Home-based long-term care (or LTC at Home) is on the rise in many parts of the U.S. Services include health, personal, and support services needed to help people stay at home and live as independently as possible for as long as possible.
The opportunities and challenges of long-term care at home were the focus of a webinar hosted by Forum Extended Care Services, “LTC at Home – What Senior Care Operators Need to Know,” presented by Brian Kramer, BS, BA, RPh, MBA, President & Chief Information Officer at Forum.
The long-term care industry has been preparing for the growing needs of our aging population for some time. There are currently about two million people residing in either nursing homes or assisted living communities. However, by 2034 all 75-80 million baby boomers will be over the age of 70. As many as 70 percent of them will require significant LTC services at some point. The sheer size of this population will require a change in how services are delivered. There are simply not enough LTC communities to accommodate these needs.
To a large degree, the gap will be filled by home and community-based services (HCBS) which generally fall into two categories: health services and human services. Most programs such the Program of All-Inclusive Care for the Elderly (PACE) are administered at the state level, offering a combination of both types of services.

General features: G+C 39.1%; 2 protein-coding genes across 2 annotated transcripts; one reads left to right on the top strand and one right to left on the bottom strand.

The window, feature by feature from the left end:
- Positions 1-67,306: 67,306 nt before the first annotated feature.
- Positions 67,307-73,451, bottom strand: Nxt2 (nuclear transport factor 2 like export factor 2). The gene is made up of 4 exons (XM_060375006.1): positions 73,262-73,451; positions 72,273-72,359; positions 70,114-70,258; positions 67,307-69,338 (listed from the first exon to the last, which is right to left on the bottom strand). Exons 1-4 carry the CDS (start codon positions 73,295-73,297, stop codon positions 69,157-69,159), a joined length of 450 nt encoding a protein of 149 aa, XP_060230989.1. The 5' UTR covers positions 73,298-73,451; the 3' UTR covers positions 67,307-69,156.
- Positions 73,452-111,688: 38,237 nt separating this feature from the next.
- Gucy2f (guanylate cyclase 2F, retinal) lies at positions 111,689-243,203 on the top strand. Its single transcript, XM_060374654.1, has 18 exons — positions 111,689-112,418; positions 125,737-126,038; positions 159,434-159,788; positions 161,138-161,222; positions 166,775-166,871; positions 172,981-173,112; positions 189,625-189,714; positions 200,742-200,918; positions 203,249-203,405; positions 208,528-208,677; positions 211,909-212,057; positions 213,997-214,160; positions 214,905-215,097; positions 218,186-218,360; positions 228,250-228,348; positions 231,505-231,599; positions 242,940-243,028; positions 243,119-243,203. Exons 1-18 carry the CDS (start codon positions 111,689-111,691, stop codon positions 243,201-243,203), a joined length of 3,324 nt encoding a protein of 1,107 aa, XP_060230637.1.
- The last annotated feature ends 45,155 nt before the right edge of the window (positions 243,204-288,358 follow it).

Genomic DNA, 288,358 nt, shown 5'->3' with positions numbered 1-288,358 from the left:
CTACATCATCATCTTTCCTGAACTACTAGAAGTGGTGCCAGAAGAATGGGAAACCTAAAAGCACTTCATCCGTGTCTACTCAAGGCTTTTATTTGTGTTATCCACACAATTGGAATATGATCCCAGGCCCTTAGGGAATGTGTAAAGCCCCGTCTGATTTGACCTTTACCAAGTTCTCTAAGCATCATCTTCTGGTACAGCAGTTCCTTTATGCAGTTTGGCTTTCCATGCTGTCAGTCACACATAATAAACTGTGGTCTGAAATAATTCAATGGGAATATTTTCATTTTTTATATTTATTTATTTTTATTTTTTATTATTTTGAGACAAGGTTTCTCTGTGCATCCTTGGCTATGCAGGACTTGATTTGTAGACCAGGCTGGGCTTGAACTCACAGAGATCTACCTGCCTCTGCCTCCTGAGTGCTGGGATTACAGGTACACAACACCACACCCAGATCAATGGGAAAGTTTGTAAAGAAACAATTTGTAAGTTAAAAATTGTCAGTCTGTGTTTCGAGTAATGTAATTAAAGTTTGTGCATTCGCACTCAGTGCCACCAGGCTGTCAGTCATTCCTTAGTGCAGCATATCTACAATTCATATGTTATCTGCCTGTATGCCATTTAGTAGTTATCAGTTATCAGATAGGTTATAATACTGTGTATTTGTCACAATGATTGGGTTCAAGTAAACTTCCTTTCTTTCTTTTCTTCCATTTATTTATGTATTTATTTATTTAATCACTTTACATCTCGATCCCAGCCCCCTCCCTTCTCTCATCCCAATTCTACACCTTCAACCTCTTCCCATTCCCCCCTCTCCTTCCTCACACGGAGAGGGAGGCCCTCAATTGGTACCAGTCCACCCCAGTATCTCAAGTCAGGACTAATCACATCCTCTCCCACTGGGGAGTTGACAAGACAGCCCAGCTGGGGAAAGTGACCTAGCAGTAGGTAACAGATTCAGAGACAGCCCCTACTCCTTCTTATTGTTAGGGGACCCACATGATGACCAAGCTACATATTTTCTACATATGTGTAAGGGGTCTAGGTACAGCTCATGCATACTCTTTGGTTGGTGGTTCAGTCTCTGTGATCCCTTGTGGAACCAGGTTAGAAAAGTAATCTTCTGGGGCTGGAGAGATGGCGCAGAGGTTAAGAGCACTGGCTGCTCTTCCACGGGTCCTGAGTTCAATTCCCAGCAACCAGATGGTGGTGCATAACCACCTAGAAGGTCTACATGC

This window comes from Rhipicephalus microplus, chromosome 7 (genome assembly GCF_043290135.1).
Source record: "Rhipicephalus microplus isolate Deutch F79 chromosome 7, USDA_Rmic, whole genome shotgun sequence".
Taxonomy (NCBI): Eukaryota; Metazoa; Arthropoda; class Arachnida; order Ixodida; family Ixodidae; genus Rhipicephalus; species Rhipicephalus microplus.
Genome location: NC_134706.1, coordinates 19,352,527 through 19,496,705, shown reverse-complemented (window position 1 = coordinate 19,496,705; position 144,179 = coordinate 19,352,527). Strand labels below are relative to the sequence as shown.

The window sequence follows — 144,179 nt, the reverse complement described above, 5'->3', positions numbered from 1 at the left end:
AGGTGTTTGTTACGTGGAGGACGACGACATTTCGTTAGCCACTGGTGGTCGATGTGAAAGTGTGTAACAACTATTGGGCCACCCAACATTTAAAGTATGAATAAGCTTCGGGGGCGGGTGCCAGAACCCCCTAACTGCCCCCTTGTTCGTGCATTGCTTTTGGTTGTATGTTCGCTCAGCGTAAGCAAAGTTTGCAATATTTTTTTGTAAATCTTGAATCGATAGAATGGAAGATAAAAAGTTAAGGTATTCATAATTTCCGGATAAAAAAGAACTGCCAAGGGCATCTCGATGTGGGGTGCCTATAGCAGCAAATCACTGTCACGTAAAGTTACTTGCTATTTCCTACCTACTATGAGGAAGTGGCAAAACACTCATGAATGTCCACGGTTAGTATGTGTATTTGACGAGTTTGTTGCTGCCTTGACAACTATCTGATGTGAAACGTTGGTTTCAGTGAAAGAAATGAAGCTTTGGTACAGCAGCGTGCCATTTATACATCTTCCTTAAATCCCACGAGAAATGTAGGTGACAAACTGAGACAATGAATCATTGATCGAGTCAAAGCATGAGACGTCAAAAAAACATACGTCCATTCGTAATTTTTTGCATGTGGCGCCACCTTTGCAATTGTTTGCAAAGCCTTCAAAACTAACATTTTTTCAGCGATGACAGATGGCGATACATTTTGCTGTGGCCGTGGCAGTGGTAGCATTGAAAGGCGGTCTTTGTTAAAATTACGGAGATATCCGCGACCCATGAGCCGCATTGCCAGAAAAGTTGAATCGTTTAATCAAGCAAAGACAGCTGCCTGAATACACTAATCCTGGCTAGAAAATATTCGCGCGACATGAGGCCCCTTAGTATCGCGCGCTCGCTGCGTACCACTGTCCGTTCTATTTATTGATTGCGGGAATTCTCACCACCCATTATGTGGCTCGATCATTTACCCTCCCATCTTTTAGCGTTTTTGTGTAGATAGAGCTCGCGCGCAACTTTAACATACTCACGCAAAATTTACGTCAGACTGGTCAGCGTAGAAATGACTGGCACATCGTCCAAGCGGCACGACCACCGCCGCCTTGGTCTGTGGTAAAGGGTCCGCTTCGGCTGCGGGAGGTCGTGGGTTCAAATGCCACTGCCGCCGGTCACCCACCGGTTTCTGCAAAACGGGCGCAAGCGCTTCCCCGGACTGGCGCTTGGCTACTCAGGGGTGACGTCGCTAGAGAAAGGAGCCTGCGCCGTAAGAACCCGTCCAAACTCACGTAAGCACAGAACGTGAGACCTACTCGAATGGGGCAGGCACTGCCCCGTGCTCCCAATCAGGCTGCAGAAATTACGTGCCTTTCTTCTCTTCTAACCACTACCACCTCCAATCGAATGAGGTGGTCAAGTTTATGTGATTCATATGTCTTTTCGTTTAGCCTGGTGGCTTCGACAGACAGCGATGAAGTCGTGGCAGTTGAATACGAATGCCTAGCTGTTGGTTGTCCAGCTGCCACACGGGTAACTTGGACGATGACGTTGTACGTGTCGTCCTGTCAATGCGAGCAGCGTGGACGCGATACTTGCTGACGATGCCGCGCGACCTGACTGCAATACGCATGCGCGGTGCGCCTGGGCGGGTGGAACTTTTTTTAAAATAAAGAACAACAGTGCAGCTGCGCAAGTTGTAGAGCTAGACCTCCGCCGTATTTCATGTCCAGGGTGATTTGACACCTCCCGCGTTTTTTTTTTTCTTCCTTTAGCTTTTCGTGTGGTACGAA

HCBS programs offer many benefits for individuals as well as their families and caregivers:
- Care and services are provided cost effectively, usually at less than half the cost of residential care settings.
- Spiritual and cultural activities and support are available.
- Patients enjoy the familiarity and comfort of their own homes or small, residential congregate homes in the community.
- Counseling and clergy are available to assist with bereavement.
- Some waivers permit family members to be paid caregivers.
But there are also some challenges:
- Access to providers
- Availability of qualified caregivers
- Caregiver burnout
- Lack of 24/7 medical professional availability
- Nonfamily caregivers may have limited access in remote locations, especially during the winter
- Potential cultural bias or barriers in the acuity assessment process
- Skilled nursing care includes only medical services performed by a registered nurse, leaving other daily tasks to family members
- Those needing care do not always want family members to act as their caregivers due to potential for abuse or financial manipulation
Long-term care providers are urged to be proactive and look into the future, anticipating the aging demographics and the growing number of Medicare and Medicaid beneficiaries. By thinking outside of the box, business opportunities will emerge. Look for partnerships with home health agencies, therapy groups, long-term care pharmacies, and other health and human services providers. To be successful, new financial and payment models will also need to be created.
For in-depth information, access Forum’s webinar, “LTC at Home – What Senior Care Operators Need to Know.”